Preprints
https://doi.org/10.5194/acp-2015-995
https://doi.org/10.5194/acp-2015-995

  26 Jan 2016

26 Jan 2016

Review status: this preprint was under review for the journal ACP but the revision was not accepted.

The impact of the diurnal cycle of the atmospheric boundary layer on physical variables relevant for wind energy applications

Antonia Englberger and Andreas Dörnbrack Antonia Englberger and Andreas Dörnbrack
  • Institut für Physik der Atmosphäre, DLR Oberpfaffenhofen

Abstract. This paper provides a quantification of the temporal evolution of physical variables in the atmospheric boundary layer (ABL) relevant for wind energy applications. For this purpose, we use the unique dataset gathered during the BLLAST (Boundary Layer Late Afternoon and Sunset Turbulence) field experiment to validate a large-eddy simulation (LES) model by simulating the complete diurnal cycle of the ABL. In this way, this contribution to the special issue of ACP "The Boundary-Layer Late Afternoon and Sunset Turbulence project" satisfies the purpose of the BLLAST experiment: to provide a dataset for the validation of numerical simulations aiming to study transient BL processes. For wind energy applications, we are investigating the behaviour of different physical parameters which are relevant in the height region where a wind turbine operates. This results in a quantification of the diurnal cycle influence on the vertical wind shear, the stratification and the turbulence intensity in the atmosphere. Further, the impact of different heterogeneous surface conditions on shear near the surface layer of the ABL is investigated.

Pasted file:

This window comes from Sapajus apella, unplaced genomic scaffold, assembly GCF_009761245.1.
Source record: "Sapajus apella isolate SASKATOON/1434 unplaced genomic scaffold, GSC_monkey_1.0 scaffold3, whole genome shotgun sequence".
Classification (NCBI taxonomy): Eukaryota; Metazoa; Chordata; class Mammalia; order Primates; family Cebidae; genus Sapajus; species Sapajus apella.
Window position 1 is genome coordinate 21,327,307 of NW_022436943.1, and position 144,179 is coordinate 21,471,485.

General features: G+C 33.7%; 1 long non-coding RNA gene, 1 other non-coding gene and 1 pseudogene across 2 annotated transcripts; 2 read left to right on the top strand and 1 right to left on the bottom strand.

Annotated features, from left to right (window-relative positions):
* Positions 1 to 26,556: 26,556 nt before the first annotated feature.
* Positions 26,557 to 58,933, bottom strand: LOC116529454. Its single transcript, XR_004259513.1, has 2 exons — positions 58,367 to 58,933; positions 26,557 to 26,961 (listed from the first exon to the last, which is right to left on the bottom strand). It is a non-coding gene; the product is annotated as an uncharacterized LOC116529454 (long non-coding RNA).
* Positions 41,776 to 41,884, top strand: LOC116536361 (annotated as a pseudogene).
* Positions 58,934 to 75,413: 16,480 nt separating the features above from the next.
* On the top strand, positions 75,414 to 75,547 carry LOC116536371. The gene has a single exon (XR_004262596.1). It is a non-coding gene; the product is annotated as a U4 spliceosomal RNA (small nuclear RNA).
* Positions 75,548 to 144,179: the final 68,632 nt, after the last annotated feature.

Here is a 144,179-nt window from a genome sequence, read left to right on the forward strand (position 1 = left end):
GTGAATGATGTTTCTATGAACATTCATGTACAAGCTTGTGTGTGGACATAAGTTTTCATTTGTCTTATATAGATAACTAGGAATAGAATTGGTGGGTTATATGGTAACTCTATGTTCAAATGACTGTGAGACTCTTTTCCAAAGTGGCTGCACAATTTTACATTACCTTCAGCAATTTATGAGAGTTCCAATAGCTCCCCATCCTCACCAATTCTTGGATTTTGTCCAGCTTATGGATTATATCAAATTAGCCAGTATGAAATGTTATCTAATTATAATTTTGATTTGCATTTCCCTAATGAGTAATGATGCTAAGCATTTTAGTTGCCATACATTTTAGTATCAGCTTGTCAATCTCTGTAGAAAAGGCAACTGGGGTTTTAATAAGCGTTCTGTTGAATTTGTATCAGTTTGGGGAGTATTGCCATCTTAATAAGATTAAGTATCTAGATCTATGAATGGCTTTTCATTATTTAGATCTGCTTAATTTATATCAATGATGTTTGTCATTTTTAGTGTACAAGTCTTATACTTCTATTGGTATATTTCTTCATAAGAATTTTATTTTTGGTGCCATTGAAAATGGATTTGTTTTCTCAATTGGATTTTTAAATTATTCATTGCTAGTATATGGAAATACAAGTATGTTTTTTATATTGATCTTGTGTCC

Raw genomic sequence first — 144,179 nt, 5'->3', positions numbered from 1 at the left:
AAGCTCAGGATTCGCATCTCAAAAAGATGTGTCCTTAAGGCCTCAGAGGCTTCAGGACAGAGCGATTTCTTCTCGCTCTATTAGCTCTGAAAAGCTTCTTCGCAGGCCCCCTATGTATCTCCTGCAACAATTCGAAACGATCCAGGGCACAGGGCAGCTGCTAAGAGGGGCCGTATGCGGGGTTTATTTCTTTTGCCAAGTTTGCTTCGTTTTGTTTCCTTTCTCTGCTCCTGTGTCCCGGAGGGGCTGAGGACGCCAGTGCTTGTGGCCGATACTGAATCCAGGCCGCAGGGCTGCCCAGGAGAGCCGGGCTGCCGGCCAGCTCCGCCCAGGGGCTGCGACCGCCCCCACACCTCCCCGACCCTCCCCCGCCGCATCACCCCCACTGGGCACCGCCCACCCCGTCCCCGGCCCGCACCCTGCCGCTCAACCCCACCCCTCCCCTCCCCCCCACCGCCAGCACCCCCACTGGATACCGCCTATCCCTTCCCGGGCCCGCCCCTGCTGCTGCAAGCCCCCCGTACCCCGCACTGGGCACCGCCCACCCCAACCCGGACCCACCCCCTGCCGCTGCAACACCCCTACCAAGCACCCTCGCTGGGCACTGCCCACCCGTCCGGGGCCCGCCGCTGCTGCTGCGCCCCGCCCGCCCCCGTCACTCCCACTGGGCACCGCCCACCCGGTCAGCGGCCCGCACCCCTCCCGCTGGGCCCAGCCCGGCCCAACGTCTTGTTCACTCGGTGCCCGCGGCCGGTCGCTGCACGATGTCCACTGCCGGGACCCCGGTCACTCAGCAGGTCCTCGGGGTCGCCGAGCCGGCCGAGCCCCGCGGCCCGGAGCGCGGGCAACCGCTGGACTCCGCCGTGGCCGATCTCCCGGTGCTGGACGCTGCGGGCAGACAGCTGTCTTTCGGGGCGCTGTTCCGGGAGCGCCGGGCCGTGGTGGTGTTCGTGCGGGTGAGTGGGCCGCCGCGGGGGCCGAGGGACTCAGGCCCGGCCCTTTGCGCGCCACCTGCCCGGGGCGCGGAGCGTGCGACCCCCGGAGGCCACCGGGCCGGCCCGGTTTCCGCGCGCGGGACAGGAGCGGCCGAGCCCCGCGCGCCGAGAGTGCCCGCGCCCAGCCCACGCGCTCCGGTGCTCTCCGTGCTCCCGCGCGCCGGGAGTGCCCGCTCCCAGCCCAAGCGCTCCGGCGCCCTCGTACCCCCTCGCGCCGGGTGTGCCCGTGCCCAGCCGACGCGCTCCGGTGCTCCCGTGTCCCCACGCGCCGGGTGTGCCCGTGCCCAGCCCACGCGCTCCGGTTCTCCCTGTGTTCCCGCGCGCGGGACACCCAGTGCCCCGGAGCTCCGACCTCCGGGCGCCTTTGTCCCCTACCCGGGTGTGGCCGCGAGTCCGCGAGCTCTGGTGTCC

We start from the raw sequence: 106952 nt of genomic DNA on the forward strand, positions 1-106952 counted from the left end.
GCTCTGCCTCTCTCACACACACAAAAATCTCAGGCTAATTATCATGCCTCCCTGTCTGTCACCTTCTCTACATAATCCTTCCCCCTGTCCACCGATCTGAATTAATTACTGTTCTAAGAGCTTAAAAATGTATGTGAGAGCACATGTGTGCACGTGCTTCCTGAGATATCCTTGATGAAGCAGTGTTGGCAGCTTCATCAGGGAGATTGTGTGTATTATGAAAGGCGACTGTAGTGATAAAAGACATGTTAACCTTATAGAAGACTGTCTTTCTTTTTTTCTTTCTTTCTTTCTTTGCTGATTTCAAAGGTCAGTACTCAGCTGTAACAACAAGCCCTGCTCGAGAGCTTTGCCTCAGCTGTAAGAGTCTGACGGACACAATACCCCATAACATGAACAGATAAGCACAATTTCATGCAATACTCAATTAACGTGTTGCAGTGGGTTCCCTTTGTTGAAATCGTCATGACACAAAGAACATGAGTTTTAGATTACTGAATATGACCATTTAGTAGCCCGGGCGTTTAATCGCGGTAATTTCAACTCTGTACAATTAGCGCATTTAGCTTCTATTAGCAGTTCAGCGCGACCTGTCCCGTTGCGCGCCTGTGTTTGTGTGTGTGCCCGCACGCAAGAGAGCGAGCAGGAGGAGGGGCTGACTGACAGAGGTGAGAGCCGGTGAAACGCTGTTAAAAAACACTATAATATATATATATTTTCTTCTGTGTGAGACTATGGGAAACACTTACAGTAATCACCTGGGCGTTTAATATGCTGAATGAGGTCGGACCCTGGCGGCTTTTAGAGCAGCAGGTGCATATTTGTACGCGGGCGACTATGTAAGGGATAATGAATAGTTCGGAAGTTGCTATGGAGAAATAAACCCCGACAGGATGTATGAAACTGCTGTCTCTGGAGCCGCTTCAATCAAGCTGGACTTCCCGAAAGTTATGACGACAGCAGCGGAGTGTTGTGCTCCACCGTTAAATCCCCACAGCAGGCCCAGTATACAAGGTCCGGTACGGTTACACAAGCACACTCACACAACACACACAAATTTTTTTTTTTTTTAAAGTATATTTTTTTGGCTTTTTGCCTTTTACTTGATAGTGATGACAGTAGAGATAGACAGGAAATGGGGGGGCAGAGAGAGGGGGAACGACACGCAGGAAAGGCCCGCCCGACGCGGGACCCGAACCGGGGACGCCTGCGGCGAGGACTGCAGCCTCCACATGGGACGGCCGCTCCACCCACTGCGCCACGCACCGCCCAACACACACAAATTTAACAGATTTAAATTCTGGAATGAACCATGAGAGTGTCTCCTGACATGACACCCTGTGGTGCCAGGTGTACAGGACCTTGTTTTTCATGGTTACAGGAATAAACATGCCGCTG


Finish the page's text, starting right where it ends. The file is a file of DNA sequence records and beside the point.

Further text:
Antonia Englberger and Andreas Dörnbrack

 
Status: closed
Status: closed
AC: Author comment | RC: Referee comment | SC: Short comment | EC: Editor comment
Printer-friendly Version - Printer-friendly version Supplement - Supplement
 
Status: closed
Status: closed
AC: Author comment | RC: Referee comment | SC: Short comment | EC: Editor comment
Printer-friendly Version - Printer-friendly version Supplement - Supplement

Antonia Englberger and Andreas Dörnbrack

Antonia Englberger and Andreas Dörnbrack

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Short summary
A numerical simulation of the diurnal cycle is performed with an evaluation focusing on the operating height of a wind turbine (lowest 200 m). The prevailing wind and the atmospheric turbulence depend on the time of the day, with a larger vertical gradient of the wind at night and an increase in atmospheric turbulence during day. Further, the amount of shear correlates with the heterogeneity of the surface. These dependencies affect the wake structure and the loading a wind turbine experiences.
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